Sneak Preview of the Canadian Adventure
Maid of the Mist boat at Niagra Falls
Canoeing in the wilderness looking for moose, sailing the world’s biggest lake and getting soaked by epic waterfalls; you can definitely find adventure in Canada, and quite often it is the kind that has the danger of getting you wet.
I lost count of the number of canoes/boats/ferries/ships I boarded during the two weeks I was in Canada. Canadians seem to have a fascination for water, which makes sense as there are about a quarter of a million lakes just in Ontario, including Lake Superior, the biggest fresh water lake in the world (and bloody cold one too), although they do share that one with the US.
Toronto, it’s really nice
Toronto skyline as seen from CN Tower
Canoeing back to Toronto on a big voyager canoe
Toronto has lots of cool street art
But we didn’t spent the whole two weeks in Canada on the water; we also explored and fell in love with Toronto, where we admired the fastest growing skyline in North America; it has five times as many skyscrapers being built as New York has. We looked at the skyline thru castle windows, high from the CN Tower, across the lake at night, from a canoe…
Alright, so apparently water was involved with the Toronto skyline too, that isn’t a good example then, but we also walked around Toronto, in downtown with the skyscrapers, in the funky Kensington Market, the central islands you can only access by a boat…
Alright, something not water related. Let me think… The food!
I wasn’t expecting Canada to have such great food scene, I don’t know why, I just wasn’t. Yes, I expected that they’d have good food, but it was better than good. They have french fries and cheese curds soaked in gravy. And if you don’t know what cheese curds are, imagine cheese in the shape and consistency of a marshmallow…
And they call this combination, poutine. Yes, when you eat it, you can feel your life span getting cut by three weeks, but it’s worth it for the cheese curds.
I also ate too many Tim Hortons donuts (and I’m using the American spelling here, so doughnuts for you non-North Americans), but if you’ve been to Canada and didn’t have a Tim Hortons donut, you probably didn’t go to Canada, you probably went to the US. It’s physically impossible to visit Canada and not eat a Tim Hortons donut. If you haven’t tried one by the time you’re trying to leave the country they’ll make you eat six before you’re allowed on the plane.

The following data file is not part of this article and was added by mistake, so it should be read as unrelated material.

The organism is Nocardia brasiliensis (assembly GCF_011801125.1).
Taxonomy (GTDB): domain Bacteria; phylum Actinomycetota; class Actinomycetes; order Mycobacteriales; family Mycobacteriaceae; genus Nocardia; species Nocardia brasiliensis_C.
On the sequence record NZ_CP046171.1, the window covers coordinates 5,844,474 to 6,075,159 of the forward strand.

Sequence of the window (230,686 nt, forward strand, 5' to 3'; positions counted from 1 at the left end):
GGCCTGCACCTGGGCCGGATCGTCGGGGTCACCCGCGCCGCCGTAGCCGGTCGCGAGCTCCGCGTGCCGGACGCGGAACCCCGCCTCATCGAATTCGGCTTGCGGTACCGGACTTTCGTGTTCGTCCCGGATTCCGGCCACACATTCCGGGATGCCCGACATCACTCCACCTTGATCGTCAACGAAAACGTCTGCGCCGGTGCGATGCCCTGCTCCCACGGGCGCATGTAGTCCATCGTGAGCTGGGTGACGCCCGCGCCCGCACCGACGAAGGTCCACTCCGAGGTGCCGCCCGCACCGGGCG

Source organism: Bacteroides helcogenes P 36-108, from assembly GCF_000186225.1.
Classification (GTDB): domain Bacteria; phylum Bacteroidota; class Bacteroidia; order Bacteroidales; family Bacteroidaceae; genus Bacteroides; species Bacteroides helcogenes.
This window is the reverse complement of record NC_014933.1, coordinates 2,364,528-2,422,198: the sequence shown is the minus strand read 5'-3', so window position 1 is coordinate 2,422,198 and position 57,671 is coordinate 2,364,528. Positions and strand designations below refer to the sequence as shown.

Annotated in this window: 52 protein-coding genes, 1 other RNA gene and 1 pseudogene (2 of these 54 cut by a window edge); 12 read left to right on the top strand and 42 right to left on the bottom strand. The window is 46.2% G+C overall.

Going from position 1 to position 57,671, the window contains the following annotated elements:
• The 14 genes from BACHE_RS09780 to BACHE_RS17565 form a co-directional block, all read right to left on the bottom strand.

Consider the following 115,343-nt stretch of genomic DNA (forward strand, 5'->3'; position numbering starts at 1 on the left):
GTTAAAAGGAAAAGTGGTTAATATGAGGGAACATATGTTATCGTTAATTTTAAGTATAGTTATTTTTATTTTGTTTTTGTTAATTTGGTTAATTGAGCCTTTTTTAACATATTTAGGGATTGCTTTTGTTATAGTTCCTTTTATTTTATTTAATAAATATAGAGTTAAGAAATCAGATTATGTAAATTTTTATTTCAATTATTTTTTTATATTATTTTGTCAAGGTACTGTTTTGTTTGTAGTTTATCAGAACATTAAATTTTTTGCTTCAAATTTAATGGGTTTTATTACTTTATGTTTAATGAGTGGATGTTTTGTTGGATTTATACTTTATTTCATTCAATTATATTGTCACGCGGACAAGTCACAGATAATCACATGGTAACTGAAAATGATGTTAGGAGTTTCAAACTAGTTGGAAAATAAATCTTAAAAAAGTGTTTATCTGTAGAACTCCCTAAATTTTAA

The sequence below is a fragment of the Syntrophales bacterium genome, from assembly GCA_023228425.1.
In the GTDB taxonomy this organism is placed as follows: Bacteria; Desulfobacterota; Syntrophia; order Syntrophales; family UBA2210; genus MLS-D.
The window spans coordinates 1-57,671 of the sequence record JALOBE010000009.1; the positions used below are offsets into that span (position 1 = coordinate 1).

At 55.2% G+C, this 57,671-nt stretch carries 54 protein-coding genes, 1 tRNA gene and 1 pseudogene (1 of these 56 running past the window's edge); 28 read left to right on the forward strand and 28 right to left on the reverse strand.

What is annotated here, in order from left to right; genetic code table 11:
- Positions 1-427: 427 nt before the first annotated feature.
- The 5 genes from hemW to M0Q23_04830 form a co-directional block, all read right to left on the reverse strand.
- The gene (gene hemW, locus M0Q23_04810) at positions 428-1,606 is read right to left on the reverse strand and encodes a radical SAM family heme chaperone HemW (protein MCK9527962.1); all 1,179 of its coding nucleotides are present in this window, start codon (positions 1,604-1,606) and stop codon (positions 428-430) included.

Tim Horton’s donuts are a Canadian tradition
Poutine: french fries, cheese curds and gravy
Finnish pancakes and Karelian pie for breakfast in Thunderbay
And much like the US, Canada is big, I hadn’t realized how big it is. Ontario alone is over a million square kilometers (that’s 400,000 square miles for you Americans), that’s over twice the size of Spain. So when we needed to go to Thunderbay for some sailing and Finnish pancakes, we had to fly, as driving twenty hours wasn’t an option really.
With so much space it’s hardly a surprise that there are lots of wilderness and national parks in Ontario; and this wilderness is home to one of the most known residents of Canada, the moose; yes, we went on a moose safari (to photograph moose, not to shoot them); we camped and kept warm with a fire, canoed and carried our canoes. But did we find any meese (meese: accepted plural form of moose, and my new favorite word)?
Well, you’ll have to come back later to find out.
After the moose safari however we canoed over to a private island, where we disconnected from the world for a few days. No mobile phones, no Internet and the fastest way to reach someone was by a canoe.
And if that sounds medieval, I probably should admit that we had running hot water provided by solar power. There is no need to throw everything away from the last 300 years. After some camping, running hot water is luxury on bar with marshmallow cheese.
Sailing on the Lake Superior
Packing canoes for a moose safari
Our private little island, that really is the whole island
So there you have it, a sneak preview as delivered by my iPhone of what I was up to in Canada for the past few weeks. More detailed stories and photos to follow in the upcoming weeks when I manage to sort out my two thousand photos from Canada.
You’ve been to Canada, Eh? What’s your favorite place there?